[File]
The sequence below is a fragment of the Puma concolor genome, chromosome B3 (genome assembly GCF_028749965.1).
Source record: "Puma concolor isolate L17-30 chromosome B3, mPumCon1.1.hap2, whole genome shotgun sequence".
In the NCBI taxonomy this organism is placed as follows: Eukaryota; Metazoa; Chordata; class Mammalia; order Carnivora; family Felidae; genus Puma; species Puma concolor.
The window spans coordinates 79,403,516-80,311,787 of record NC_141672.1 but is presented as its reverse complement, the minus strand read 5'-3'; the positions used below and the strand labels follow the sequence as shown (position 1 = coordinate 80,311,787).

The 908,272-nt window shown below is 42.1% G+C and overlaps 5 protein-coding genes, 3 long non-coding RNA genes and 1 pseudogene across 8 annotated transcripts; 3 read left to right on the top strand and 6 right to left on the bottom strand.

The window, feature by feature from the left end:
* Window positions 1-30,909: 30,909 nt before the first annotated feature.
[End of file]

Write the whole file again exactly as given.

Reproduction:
The sequence below is a fragment of the Puma concolor genome, chromosome B3 (genome assembly GCF_028749965.1).
Source record: "Puma concolor isolate L17-30 chromosome B3, mPumCon1.1.hap2, whole genome shotgun sequence".
In the NCBI taxonomy this organism is placed as follows: Eukaryota; Metazoa; Chordata; class Mammalia; order Carnivora; family Felidae; genus Puma; species Puma concolor.
The window spans coordinates 79,403,516-80,311,787 of record NC_141672.1 but is presented as its reverse complement, the minus strand read 5'-3'; the positions used below and the strand labels follow the sequence as shown (position 1 = coordinate 80,311,787).

The 908,272-nt window shown below is 42.1% G+C and overlaps 5 protein-coding genes, 3 long non-coding RNA genes and 1 pseudogene across 8 annotated transcripts; 3 read left to right on the top strand and 6 right to left on the bottom strand.

The window, feature by feature from the left end:
* Window positions 1-30,909: 30,909 nt before the first annotated feature.